Part of this arrangement is attributable to the close relationship that Netanyahu developed with Putin, the leader he met with and spoke with on the phone more often than any other leader during his time in office. This close working relationship also resulted in Putin making clear before each of the last four elections – both in word and in action – that Netanyahu was his preferred candidate.

The counterargument to Netanyahu’s frequent boast about his good ties with Putin and how strategically significant this was for Israel was that relations are between states, not leaders, and that as good as the relationship between Netanyahu and Putin might have been, it was really about interests. According to this line of reasoning, no matter who leads Israel, it is in the interest of both countries to cooperate regarding Syria.

If recent reports are to be believed, this premise will now be put to the test, as the London-based daily Asharq al-Awsat cited a Russian official saying that Moscow has “run out of patience” with Israeli action in Syria and would supply Assad with better air-defense systems. Last week, a senior Russian security official was quoted as saying that Syrian air defense had shot down seven of eight missiles launched by Israel toward targets in Syria.

If all or even some of that is true, it is a significant development that may force Jerusalem to rethink its Syria policy and how to keep the Iranians from entrenching there. This will test Bennett and Lapid’s argument that anything Netanyahu can do, they can do better, and that relationships are between countries, not leaders.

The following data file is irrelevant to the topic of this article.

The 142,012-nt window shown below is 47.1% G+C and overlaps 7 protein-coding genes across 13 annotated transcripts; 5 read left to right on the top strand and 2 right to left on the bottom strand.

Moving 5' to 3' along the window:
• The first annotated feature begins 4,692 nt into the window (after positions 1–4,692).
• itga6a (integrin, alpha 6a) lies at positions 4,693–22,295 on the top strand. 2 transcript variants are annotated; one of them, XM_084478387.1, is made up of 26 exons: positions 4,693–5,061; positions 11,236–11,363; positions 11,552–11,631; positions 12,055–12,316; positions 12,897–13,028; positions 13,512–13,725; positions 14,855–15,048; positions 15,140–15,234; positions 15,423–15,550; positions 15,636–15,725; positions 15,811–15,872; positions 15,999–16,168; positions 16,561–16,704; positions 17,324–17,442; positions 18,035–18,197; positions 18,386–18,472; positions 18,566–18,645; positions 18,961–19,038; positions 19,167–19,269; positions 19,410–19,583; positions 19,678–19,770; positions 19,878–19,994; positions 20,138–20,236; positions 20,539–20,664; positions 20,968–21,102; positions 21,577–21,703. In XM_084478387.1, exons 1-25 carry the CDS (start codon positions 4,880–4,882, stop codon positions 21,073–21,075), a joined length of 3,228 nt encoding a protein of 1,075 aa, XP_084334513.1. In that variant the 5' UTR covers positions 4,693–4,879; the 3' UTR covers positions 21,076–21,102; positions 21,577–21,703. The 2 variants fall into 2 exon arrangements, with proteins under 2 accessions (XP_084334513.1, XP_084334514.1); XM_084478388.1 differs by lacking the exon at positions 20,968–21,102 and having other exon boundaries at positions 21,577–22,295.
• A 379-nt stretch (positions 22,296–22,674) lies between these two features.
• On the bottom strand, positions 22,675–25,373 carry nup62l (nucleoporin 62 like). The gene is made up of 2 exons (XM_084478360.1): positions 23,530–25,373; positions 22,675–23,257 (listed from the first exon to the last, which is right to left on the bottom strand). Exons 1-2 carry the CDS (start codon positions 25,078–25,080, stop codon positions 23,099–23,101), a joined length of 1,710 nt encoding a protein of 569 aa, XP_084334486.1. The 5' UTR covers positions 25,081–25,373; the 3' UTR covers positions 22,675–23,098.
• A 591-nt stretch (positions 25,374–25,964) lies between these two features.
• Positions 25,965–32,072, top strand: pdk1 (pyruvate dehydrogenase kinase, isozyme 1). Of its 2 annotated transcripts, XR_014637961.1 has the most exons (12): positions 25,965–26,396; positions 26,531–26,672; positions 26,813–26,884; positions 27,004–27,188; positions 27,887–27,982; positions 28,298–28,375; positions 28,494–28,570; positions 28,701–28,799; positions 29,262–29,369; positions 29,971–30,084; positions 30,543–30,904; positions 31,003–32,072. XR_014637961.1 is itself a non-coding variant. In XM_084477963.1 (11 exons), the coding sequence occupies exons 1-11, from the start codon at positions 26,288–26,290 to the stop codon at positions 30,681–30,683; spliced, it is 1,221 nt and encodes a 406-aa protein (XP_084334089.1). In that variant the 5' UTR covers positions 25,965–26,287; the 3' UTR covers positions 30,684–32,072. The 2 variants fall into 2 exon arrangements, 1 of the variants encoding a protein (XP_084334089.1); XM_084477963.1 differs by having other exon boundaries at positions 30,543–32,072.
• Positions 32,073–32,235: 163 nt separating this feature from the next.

Reinstating the modus operandi that existed over the last six years with Russia in Syria needs now to be a major foreign-policy aim of this government – no less than improving ties with the Democratic Party or the EU – and is a major diplomatic test this government is now facing.

ANOTHER CRISIS is shaping up over the Pegasus software from Israeli firm NSO that is at the center of a storm: The terrorist-tracking software was allegedly used by some governments to hack into the phones of human-rights activists, journalists and politicians.

One of those politicians was French President Emmanuel Macron, who called Bennett about the matter over the weekend to discuss it with him and make sure, according to various reports, that Israel was looking into it and taking it seriously.

Numerous questions are being asked regarding the export licenses provided to the firm, enabling it to export the powerful spyware. Bennett, according to Channel 12, said the issue was being investigated, the necessary conclusions would be drawn and that the events under question took place before his government took power.

Unlike the situation with Russia, where no Israeli politician had a better relationship with Putin than Netanyahu, with Macron, it is Lapid who has developed a good personal relationship.

This was evident in April 2019, before the first of Israel’s recent four-election cycles, when Macron invited Lapid to France just four days before the election in a move widely viewed as a way to counterbalance the pre-election gestures that both Putin and US president Donald Trump showered on Netanyahu.

With France, it is Lapid who has a personal relationship with the country’s leader that could help soften something that has the potential of ballooning into a full-blown crisis.

A potentially game-changing situation with Russia in Syria, as well as how the government deals with the NSO scandal, will be good early indicators of how Bennett and Lapid – just six weeks in power – stack up against Netanyahu in being able to navigate through choppy international waters.